2. How do MOOCs meet the needs of today’s teachers?

MOOCs meet our needs in numerous ways, though I should qualify that to say that I believe Connectivist MOOCs (c-MOOCs) are the ones that truly do. cMOOCs promote learning through human interaction; their success depends on the extent to which participants network, share, and collaborate.

When MOOCs truly engage teachers, we benefit enormously from working from home or on the road, connecting around the clock, working at our own pace, attending classes given by a variety of presenters, discovering and connecting with like-minded peers and mentors from around the globe, offering and receiving feedback on assignments from these peers and mentors, and-last but certainly not least-doing all of this without paying a fee.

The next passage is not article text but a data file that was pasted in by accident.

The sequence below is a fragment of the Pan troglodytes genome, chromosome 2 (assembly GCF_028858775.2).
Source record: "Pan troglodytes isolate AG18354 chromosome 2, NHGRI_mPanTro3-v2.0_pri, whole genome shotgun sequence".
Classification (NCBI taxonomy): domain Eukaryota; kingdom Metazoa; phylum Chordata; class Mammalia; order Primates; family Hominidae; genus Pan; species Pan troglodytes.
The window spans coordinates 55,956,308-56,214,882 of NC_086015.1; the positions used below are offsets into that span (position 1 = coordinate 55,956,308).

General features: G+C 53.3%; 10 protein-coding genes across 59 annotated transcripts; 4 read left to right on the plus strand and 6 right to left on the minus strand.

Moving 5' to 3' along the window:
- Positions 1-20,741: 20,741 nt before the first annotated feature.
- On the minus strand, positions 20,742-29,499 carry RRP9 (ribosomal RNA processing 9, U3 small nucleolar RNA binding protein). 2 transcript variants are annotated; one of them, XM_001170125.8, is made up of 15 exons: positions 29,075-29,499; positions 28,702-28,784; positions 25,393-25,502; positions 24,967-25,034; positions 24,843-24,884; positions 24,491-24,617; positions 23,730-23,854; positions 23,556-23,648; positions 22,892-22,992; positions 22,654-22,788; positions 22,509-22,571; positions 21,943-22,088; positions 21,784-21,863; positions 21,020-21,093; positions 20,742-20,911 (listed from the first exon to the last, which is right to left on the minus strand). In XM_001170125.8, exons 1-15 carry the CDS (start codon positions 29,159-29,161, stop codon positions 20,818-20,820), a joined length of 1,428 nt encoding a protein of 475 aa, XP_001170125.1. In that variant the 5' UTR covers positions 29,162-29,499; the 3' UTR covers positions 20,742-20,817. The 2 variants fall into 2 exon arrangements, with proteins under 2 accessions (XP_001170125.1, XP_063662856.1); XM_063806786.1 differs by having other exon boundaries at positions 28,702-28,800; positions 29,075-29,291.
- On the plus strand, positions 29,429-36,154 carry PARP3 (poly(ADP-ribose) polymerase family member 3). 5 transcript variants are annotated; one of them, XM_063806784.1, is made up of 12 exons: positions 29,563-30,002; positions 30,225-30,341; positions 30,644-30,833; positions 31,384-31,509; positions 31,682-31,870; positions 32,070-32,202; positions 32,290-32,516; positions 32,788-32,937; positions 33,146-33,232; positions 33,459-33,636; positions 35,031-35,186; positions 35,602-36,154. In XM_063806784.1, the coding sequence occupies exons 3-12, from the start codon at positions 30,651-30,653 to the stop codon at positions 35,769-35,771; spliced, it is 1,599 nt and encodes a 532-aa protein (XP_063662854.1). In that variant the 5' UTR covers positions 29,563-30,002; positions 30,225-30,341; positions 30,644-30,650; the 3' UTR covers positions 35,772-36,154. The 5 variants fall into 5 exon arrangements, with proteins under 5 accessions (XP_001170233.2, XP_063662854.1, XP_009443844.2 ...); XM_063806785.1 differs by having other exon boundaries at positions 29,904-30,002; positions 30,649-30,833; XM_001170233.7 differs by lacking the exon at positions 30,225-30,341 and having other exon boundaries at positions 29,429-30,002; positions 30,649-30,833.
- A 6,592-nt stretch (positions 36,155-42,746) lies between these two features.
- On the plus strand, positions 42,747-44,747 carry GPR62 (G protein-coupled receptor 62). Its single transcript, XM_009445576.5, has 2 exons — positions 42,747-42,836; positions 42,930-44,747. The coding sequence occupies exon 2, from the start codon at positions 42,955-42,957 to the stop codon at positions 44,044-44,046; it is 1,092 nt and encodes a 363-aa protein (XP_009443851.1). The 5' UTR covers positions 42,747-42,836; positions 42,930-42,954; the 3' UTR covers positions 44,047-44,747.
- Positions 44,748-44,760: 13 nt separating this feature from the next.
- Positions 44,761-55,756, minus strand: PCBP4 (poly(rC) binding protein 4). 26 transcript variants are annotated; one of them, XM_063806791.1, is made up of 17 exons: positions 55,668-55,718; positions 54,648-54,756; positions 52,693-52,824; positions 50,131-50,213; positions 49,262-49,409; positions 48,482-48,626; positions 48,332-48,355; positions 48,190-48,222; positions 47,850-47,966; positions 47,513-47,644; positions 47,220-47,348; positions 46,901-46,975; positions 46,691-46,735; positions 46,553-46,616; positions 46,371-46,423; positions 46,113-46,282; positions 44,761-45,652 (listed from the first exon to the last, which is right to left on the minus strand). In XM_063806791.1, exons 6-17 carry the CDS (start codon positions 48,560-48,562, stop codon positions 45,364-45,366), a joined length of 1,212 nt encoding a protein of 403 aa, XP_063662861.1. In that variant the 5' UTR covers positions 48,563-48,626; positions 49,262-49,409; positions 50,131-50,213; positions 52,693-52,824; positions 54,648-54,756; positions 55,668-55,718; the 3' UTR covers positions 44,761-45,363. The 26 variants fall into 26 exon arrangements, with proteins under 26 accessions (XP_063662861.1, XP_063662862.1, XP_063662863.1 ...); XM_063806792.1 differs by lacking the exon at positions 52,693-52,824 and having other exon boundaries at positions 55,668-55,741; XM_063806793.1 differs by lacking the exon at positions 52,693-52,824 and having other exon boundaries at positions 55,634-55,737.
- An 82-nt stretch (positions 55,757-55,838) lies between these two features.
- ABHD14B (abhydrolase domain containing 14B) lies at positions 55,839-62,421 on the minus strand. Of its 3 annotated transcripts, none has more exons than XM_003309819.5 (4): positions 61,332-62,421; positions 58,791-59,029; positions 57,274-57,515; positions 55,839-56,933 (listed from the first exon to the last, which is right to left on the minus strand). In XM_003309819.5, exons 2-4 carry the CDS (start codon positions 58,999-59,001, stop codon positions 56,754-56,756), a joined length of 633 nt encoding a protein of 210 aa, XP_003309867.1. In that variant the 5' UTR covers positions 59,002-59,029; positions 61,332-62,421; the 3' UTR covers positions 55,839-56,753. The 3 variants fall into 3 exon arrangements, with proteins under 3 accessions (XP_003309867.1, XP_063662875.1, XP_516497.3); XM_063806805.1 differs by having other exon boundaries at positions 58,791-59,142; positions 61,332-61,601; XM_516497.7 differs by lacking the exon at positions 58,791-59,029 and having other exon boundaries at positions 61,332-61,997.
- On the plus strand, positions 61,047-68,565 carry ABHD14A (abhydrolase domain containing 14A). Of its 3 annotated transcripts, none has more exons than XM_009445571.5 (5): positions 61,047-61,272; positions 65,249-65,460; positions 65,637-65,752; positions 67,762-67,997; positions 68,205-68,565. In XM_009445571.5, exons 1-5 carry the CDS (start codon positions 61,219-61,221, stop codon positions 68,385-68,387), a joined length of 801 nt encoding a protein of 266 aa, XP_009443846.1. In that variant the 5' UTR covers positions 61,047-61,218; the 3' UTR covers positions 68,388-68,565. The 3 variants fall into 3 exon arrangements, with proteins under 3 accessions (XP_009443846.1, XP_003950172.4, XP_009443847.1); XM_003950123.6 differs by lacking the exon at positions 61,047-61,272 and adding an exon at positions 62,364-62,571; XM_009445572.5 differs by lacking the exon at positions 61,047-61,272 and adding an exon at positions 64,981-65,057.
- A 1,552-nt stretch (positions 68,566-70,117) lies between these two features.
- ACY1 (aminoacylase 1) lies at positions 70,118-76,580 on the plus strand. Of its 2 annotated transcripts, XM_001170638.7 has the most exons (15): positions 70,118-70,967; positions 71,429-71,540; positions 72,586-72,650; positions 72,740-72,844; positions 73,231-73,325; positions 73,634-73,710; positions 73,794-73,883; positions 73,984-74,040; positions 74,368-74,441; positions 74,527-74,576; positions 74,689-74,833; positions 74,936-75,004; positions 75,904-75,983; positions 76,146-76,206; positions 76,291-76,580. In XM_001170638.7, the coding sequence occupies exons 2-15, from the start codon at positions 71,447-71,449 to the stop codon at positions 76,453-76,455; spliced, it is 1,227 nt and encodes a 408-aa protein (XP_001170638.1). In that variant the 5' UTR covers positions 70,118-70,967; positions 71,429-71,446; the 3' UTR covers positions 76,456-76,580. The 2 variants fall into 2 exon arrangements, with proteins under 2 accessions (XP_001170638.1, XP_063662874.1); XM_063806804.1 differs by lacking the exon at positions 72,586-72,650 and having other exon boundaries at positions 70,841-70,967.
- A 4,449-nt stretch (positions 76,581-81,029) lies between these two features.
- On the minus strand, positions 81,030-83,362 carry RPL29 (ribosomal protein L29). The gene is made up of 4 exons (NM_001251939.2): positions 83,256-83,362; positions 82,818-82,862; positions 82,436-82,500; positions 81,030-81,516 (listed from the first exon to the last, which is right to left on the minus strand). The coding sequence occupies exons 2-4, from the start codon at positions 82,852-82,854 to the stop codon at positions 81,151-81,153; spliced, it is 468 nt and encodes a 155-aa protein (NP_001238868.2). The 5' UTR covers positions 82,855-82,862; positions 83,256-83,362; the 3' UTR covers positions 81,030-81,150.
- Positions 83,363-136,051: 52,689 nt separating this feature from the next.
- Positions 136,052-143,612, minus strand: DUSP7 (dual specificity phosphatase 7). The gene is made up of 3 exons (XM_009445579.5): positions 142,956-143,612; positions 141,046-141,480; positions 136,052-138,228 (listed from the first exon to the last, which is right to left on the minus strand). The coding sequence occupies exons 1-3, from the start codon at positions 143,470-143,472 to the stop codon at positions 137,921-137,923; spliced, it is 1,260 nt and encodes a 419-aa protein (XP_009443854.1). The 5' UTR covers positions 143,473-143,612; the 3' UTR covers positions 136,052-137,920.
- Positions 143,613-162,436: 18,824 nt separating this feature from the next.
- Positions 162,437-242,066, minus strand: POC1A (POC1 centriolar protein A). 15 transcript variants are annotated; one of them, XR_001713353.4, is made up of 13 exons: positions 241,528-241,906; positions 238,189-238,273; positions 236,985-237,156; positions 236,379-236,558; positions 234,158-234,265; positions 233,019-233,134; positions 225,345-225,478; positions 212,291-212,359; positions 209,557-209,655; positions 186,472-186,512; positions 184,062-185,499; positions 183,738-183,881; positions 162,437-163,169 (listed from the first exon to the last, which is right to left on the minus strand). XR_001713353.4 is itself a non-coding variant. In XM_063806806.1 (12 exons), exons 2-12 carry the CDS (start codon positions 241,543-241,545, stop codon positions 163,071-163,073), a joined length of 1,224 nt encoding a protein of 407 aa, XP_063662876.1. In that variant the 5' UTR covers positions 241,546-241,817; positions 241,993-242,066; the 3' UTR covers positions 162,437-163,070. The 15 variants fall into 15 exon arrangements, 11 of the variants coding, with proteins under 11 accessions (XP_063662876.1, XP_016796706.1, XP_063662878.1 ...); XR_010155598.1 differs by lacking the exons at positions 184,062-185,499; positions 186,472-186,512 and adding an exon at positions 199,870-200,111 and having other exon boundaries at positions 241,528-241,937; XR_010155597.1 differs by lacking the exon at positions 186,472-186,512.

3. Some say online learning isn’t as engaging or effective as face-to-face learning. What’s your response?

Frankly, I believe it’s no different from comparing effective face-to-face learning with ineffective face-to-face learning. The bottom line is how passionate and inspiring the teacher is, how motivated your classmates are, and how engaged you are with the materials and activities. There are dull classes in both physical and virtual classrooms. Here’s the wonderful part: engaging MOOCs and other forms of online learning will prevail over the tedious ones-and these courses everyone in the world with an internet connection can have access to. In contrast, if you have a dull class with an uninspiring teacher in a physical school, you’re stuck.